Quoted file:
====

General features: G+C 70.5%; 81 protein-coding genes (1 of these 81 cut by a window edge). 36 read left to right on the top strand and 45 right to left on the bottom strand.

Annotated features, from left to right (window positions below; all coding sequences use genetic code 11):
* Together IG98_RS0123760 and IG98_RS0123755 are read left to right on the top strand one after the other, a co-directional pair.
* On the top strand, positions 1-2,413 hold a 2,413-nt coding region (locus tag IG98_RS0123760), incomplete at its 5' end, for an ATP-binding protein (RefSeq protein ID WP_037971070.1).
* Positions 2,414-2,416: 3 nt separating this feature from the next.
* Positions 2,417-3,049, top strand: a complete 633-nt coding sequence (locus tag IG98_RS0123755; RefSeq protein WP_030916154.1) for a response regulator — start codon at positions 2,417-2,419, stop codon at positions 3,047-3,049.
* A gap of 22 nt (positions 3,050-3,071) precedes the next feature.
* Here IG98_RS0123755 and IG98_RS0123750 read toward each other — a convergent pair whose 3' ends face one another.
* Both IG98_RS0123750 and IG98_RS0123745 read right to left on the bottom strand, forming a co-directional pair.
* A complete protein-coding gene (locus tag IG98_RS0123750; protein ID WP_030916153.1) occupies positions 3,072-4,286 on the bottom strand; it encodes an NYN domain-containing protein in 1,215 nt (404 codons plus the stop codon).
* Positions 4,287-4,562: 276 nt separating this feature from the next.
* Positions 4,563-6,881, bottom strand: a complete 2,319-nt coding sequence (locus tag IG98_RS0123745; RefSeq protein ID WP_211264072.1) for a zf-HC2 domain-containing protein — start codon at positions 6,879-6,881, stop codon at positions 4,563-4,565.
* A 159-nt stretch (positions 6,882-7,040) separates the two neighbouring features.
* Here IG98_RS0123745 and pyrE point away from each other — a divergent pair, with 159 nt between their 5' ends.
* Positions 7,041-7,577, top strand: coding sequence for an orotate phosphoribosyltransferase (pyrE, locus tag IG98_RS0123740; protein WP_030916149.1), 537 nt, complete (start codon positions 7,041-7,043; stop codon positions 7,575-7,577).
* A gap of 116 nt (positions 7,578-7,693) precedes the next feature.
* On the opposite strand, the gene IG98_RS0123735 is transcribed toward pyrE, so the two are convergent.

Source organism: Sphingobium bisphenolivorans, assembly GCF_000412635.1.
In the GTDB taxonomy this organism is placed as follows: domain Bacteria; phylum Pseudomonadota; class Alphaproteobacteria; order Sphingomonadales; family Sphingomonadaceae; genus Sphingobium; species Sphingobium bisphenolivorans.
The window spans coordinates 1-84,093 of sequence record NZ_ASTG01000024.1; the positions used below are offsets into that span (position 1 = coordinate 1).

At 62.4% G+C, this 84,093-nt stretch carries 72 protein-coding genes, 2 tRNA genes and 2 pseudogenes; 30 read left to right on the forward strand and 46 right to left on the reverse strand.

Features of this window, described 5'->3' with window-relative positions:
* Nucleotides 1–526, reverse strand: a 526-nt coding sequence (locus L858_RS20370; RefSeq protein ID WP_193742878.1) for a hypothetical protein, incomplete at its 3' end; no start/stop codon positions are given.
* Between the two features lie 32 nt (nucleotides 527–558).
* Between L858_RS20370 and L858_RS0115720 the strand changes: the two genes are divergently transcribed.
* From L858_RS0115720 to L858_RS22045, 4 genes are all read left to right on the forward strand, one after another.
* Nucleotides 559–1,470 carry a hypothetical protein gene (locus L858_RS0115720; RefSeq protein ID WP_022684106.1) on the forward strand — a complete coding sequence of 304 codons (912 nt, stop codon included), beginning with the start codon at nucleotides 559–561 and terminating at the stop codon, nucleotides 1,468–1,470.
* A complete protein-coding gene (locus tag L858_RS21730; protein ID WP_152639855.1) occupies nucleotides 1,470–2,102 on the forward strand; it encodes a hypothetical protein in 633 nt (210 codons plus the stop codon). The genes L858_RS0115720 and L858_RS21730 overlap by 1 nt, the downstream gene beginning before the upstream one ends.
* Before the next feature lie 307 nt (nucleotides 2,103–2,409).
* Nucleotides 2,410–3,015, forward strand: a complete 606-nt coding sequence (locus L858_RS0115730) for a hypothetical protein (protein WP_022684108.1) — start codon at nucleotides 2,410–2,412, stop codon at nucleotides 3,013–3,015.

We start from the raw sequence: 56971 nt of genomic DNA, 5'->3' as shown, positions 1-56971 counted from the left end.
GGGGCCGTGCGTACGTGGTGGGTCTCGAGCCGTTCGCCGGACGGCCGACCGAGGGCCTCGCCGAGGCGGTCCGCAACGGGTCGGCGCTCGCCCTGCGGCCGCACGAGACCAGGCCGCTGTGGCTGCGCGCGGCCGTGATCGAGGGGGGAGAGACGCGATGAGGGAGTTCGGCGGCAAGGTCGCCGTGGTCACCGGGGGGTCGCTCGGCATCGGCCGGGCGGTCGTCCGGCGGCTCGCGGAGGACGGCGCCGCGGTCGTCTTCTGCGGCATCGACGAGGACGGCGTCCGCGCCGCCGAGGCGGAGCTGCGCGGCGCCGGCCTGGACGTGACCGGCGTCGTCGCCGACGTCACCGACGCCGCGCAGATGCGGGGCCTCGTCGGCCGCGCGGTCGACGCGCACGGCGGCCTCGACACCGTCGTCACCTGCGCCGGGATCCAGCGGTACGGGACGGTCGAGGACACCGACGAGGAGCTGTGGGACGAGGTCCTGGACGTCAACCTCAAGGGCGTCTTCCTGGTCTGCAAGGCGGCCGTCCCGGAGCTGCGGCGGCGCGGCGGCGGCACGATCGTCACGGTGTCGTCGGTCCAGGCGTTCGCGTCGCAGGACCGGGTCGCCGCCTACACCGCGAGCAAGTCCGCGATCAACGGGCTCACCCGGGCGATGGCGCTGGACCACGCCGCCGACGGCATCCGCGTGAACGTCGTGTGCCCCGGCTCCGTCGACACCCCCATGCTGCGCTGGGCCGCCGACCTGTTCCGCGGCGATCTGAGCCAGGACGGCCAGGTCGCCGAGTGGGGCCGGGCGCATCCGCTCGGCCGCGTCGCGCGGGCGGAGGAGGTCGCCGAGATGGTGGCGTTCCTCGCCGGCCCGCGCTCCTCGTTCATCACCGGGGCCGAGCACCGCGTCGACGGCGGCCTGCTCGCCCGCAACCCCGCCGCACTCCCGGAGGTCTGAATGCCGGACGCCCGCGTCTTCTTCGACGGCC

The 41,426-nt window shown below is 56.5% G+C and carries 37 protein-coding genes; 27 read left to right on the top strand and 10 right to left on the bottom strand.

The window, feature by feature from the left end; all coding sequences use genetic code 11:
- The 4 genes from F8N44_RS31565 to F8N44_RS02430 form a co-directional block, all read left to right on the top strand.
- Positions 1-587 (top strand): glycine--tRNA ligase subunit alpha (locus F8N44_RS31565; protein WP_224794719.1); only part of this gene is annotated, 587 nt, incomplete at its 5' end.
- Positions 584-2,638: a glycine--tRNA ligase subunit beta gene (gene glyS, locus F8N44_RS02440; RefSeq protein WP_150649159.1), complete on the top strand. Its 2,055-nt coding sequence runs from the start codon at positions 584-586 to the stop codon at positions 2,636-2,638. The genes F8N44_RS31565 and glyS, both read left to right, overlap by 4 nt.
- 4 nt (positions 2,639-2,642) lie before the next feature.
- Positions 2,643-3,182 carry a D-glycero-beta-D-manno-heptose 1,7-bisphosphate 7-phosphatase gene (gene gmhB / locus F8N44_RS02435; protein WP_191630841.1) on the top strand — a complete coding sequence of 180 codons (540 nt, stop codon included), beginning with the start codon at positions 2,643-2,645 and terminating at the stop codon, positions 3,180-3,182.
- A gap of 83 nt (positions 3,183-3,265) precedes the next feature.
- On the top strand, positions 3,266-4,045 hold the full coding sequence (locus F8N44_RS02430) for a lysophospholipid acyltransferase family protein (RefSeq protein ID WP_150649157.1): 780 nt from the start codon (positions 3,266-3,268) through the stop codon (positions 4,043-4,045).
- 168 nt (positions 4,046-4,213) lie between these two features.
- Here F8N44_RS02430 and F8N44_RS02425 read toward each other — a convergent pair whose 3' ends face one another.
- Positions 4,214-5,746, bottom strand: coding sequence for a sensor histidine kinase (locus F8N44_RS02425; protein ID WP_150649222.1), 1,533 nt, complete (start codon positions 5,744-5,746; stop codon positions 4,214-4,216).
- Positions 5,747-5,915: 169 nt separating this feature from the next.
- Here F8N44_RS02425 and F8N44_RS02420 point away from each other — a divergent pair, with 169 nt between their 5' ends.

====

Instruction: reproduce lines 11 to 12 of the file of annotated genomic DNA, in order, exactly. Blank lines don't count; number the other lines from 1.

* Positions 4,287-4,562: 276 nt separating this feature from the next.
* Positions 4,563-6,881, bottom strand: a complete 2,319-nt coding sequence (locus tag IG98_RS0123745; RefSeq protein ID WP_211264072.1) for a zf-HC2 domain-containing protein — start codon at positions 6,879-6,881, stop codon at positions 4,563-4,565.